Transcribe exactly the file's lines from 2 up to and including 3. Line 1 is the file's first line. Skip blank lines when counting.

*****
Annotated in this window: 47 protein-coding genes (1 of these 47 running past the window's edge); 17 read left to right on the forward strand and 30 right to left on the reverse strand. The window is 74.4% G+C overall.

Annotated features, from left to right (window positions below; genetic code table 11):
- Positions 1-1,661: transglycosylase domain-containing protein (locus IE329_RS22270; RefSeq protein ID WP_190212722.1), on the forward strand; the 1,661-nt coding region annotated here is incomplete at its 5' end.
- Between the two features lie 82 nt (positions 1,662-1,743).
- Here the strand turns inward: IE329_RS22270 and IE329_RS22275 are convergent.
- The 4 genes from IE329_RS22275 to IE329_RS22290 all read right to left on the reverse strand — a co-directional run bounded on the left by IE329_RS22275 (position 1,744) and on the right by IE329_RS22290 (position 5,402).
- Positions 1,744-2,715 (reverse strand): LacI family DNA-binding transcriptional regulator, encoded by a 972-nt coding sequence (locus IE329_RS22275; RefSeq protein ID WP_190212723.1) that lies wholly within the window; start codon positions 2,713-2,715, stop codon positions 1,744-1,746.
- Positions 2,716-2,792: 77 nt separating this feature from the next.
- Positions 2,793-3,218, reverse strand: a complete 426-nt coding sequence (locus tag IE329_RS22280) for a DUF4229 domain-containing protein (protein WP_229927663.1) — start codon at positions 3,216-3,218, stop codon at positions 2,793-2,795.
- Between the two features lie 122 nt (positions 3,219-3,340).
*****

Annotated features, from left to right (window positions below; genetic code table 11):
- Positions 1-1,661: transglycosylase domain-containing protein (locus IE329_RS22270; RefSeq protein ID WP_190212722.1), on the forward strand; the 1,661-nt coding region annotated here is incomplete at its 5' end.